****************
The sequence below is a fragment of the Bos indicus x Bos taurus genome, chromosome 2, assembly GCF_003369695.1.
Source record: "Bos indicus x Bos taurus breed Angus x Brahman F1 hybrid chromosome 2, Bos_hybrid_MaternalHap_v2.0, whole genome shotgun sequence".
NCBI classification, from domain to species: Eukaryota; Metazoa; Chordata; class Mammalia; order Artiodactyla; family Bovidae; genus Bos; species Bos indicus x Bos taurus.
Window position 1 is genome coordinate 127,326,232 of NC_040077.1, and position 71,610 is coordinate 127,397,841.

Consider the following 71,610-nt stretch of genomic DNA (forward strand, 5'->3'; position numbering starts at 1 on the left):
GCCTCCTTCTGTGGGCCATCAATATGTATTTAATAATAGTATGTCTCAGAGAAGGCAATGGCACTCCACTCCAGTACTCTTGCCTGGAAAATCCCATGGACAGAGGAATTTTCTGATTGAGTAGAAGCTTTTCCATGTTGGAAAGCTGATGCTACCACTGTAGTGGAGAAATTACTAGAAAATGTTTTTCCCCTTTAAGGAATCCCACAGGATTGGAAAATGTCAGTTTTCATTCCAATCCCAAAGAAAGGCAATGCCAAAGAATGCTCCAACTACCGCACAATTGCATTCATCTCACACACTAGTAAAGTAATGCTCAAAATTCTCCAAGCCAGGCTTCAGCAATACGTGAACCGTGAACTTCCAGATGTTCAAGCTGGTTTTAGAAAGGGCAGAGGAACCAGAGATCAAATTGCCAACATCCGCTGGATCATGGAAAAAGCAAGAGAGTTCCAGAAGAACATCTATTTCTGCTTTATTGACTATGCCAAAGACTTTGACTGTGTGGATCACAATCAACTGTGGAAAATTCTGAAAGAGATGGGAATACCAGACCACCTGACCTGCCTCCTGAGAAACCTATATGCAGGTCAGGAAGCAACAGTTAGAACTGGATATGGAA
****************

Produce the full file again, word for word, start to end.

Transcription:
The sequence below is a fragment of the Bos indicus x Bos taurus genome, chromosome 2, assembly GCF_003369695.1.
Source record: "Bos indicus x Bos taurus breed Angus x Brahman F1 hybrid chromosome 2, Bos_hybrid_MaternalHap_v2.0, whole genome shotgun sequence".
NCBI classification, from domain to species: Eukaryota; Metazoa; Chordata; class Mammalia; order Artiodactyla; family Bovidae; genus Bos; species Bos indicus x Bos taurus.
Window position 1 is genome coordinate 127,326,232 of NC_040077.1, and position 71,610 is coordinate 127,397,841.

Consider the following 71,610-nt stretch of genomic DNA (forward strand, 5'->3'; position numbering starts at 1 on the left):
GCCTCCTTCTGTGGGCCATCAATATGTATTTAATAATAGTATGTCTCAGAGAAGGCAATGGCACTCCACTCCAGTACTCTTGCCTGGAAAATCCCATGGACAGAGGAATTTTCTGATTGAGTAGAAGCTTTTCCATGTTGGAAAGCTGATGCTACCACTGTAGTGGAGAAATTACTAGAAAATGTTTTTCCCCTTTAAGGAATCCCACAGGATTGGAAAATGTCAGTTTTCATTCCAATCCCAAAGAAAGGCAATGCCAAAGAATGCTCCAACTACCGCACAATTGCATTCATCTCACACACTAGTAAAGTAATGCTCAAAATTCTCCAAGCCAGGCTTCAGCAATACGTGAACCGTGAACTTCCAGATGTTCAAGCTGGTTTTAGAAAGGGCAGAGGAACCAGAGATCAAATTGCCAACATCCGCTGGATCATGGAAAAAGCAAGAGAGTTCCAGAAGAACATCTATTTCTGCTTTATTGACTATGCCAAAGACTTTGACTGTGTGGATCACAATCAACTGTGGAAAATTCTGAAAGAGATGGGAATACCAGACCACCTGACCTGCCTCCTGAGAAACCTATATGCAGGTCAGGAAGCAACAGTTAGAACTGGATATGGAA